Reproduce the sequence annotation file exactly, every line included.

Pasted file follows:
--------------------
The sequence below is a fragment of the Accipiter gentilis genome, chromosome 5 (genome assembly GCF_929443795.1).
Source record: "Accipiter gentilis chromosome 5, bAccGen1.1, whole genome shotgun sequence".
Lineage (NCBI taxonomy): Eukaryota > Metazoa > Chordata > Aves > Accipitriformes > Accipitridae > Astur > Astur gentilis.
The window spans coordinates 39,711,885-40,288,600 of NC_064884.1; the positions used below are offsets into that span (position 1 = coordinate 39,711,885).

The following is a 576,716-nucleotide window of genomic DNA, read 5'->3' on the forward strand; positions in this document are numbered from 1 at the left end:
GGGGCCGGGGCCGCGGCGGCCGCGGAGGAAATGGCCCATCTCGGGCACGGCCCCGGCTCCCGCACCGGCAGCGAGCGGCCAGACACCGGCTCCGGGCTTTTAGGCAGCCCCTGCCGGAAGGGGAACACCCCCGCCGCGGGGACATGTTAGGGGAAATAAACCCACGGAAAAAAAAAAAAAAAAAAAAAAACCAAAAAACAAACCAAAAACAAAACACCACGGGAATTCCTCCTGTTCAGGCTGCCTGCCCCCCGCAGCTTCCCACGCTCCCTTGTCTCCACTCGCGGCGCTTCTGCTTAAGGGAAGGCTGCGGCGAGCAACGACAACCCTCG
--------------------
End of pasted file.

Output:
The sequence below is a fragment of the Accipiter gentilis genome, chromosome 5 (genome assembly GCF_929443795.1).
Source record: "Accipiter gentilis chromosome 5, bAccGen1.1, whole genome shotgun sequence".
Lineage (NCBI taxonomy): Eukaryota > Metazoa > Chordata > Aves > Accipitriformes > Accipitridae > Astur > Astur gentilis.
The window spans coordinates 39,711,885-40,288,600 of NC_064884.1; the positions used below are offsets into that span (position 1 = coordinate 39,711,885).

The following is a 576,716-nucleotide window of genomic DNA, read 5'->3' on the forward strand; positions in this document are numbered from 1 at the left end:
GGGGCCGGGGCCGCGGCGGCCGCGGAGGAAATGGCCCATCTCGGGCACGGCCCCGGCTCCCGCACCGGCAGCGAGCGGCCAGACACCGGCTCCGGGCTTTTAGGCAGCCCCTGCCGGAAGGGGAACACCCCCGCCGCGGGGACATGTTAGGGGAAATAAACCCACGGAAAAAAAAAAAAAAAAAAAAAAACCAAAAAACAAACCAAAAACAAAACACCACGGGAATTCCTCCTGTTCAGGCTGCCTGCCCCCCGCAGCTTCCCACGCTCCCTTGTCTCCACTCGCGGCGCTTCTGCTTAAGGGAAGGCTGCGGCGAGCAACGACAACCCTCG